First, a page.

As someone wisely said already, parrying after the flash is very much possible and has the benefit of avoiding the challenging of “falling into rhythm” with your second, third, fourth parries. Chun SA2 isn’t too tough to parry after the flash, but it’s not the most lenient input in the world. This is in contrast with, for example, Ken SA3 which is parriable from point blank range after the flash but requires ridiculous speed/accuracy. I think it is a one frame situation with Ken’s, but Chun’s can be done consistently with practice. You can’t input anything as she’s starting to move toward you, so you have to leave the stick in neutral while she approaches, and then she pauses briefly in your grill, just before the super starts to hit, and it is in this little window when you tap forward. What makes both of these supers tough after the flash is that you have to go from neutral to forward and back to neutral in a small window. You basically have to wait before tapping forward longer than you would have to in order to parry most attacks because during the time when you could normally move to forward and still have it register as a parry, you can’t input anything due to the super animation.
The key to parrying long attacks like Chun SA2 is (in addition to practice and knowing the rhythm, of course) staying relaxed and yet still precise. If you get tense you’ll either go too fast or not let the stick return to neutral, in my experience.
It’s late and I hope this helped even if it was rambling. Parrying both before and after the flashes have their uses in actual games, but only some are worth practicing after the flash IMO (not shippu, not corkscrew blow if that’s even possible) because it’s just not very reliable.
For me the problem with parrying Chun’s SA2 isn’t about parrying the first hit, wheter byt guessing or by reaction, it’s that sometimes the damn super just randomly skips one or few hits when parrying so that my timing gets messed up and I eat the rest of the super. I don’t know is this character depended or what, but it’s hella anoying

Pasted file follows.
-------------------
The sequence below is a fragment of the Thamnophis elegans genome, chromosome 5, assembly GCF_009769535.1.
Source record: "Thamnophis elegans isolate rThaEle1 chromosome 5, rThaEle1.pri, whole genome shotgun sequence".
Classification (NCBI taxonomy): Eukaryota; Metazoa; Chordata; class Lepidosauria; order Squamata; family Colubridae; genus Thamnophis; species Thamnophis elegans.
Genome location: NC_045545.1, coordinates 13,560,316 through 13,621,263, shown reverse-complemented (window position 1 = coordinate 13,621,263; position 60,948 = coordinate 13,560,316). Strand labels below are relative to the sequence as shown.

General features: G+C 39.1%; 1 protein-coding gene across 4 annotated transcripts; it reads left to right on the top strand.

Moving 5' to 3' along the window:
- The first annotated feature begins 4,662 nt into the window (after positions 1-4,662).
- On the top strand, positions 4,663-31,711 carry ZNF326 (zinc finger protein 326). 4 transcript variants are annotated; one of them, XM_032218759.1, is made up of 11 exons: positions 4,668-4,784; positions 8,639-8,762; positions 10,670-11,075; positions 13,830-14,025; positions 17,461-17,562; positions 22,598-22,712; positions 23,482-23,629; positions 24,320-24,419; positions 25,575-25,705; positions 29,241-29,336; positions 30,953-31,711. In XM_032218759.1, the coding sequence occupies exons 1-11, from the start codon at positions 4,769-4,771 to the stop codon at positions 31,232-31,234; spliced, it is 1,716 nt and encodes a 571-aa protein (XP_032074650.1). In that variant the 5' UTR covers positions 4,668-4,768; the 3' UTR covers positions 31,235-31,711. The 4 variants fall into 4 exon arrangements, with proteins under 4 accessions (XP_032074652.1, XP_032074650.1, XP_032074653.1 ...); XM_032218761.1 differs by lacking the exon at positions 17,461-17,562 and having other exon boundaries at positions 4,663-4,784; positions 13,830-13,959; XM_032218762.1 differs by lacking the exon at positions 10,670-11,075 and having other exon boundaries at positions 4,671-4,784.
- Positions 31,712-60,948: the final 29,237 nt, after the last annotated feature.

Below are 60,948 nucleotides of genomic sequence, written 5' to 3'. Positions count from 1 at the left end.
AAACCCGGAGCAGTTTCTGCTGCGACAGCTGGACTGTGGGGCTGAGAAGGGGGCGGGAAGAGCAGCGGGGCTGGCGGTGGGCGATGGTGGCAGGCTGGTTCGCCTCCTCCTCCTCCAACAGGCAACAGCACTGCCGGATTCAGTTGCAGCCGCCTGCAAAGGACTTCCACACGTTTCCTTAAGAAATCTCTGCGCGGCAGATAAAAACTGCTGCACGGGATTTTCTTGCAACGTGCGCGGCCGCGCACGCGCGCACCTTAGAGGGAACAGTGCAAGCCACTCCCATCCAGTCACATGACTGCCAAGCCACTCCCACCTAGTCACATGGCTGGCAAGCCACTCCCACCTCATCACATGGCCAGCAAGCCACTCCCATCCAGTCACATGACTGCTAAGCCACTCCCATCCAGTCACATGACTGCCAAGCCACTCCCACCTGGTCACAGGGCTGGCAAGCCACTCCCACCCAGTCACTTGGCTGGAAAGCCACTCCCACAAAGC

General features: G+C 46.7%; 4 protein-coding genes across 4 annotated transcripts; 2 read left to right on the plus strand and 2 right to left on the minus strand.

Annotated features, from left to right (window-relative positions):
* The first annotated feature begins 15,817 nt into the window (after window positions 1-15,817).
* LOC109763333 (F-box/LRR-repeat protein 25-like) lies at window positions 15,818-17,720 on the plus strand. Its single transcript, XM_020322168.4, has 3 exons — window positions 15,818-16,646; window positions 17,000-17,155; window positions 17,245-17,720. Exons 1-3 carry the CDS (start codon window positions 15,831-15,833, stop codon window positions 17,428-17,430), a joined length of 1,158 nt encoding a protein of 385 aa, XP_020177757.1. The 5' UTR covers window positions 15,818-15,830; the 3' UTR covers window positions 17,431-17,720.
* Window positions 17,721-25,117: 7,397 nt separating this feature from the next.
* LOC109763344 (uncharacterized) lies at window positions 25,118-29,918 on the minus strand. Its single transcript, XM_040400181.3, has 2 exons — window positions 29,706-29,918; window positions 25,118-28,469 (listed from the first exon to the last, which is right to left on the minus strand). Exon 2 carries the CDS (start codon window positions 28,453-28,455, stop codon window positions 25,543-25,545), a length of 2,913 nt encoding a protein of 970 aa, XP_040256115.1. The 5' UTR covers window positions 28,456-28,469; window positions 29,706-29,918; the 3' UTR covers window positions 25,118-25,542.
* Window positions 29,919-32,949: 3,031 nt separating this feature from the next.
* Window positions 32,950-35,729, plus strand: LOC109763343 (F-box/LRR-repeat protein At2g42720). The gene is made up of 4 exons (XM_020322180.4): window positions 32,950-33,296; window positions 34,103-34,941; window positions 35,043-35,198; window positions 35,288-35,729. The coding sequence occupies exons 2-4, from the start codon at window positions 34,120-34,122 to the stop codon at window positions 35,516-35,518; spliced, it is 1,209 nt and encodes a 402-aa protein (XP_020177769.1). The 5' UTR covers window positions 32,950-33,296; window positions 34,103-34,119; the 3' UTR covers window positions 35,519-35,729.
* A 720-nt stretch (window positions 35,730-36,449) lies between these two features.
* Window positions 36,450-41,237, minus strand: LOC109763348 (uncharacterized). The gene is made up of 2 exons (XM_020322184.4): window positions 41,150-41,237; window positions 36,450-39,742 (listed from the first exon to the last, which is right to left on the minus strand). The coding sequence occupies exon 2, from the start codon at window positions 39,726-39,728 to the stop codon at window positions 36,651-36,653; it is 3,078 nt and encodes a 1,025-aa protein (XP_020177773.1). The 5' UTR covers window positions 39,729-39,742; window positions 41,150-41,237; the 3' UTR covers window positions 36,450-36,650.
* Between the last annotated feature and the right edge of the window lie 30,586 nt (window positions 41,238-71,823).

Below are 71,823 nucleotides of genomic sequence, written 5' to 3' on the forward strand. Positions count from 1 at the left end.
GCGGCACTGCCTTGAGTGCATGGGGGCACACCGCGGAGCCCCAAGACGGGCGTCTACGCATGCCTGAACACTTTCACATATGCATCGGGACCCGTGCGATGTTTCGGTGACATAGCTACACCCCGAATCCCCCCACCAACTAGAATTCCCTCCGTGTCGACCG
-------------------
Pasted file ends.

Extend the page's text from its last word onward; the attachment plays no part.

I know that most characters have a straight up 8-8-1 parry that should always be the same timing, but the shotos have pushback when they parry forward and so unless you’re in the corner, it’s 7-7-1. Ive always assumed it’s the same timing each time with the shoto 7-7-1 situation, but it’s something I need to look into in part thanks to the info in this thread because knowing more exactly what’s going on could help.
That’s all the info I have at the present
I swear for shotos that after the third parry you have to wait a slight second longer before continuing the parry.
that might have something to do with how close you are to her, when you are parrying sa2
Thanks for all the tips guys.
Agree–in real match chip situations, I try to react to Chun SA2 after the flash. But for faster supers like Ken SA3, I’ll predict before the flash, or block the first hit and go for a red parry if I’ve got a pixel. Those supers are more like 1 frame timing if you try to parry after the freeze
So just went into the emulator and verified frame by frame:
0 frame startup supers (Dudley SA3, Remy SA2, …) are impossible to parry after the super flash.
1 frame startup supers (Ken SA3) can be parried after the flash with 1 frame window.
[*]2 frame startup supers (Chun SA2) can be parried after the flash with a 2 frame window.
- Frame data might list these as 1, 2, 3 frame startups depending on if they include the first active frame in the startup.
Chun also starts sliding during the super flash, so you get an extra visual cue of when to parry as opposed to other supers.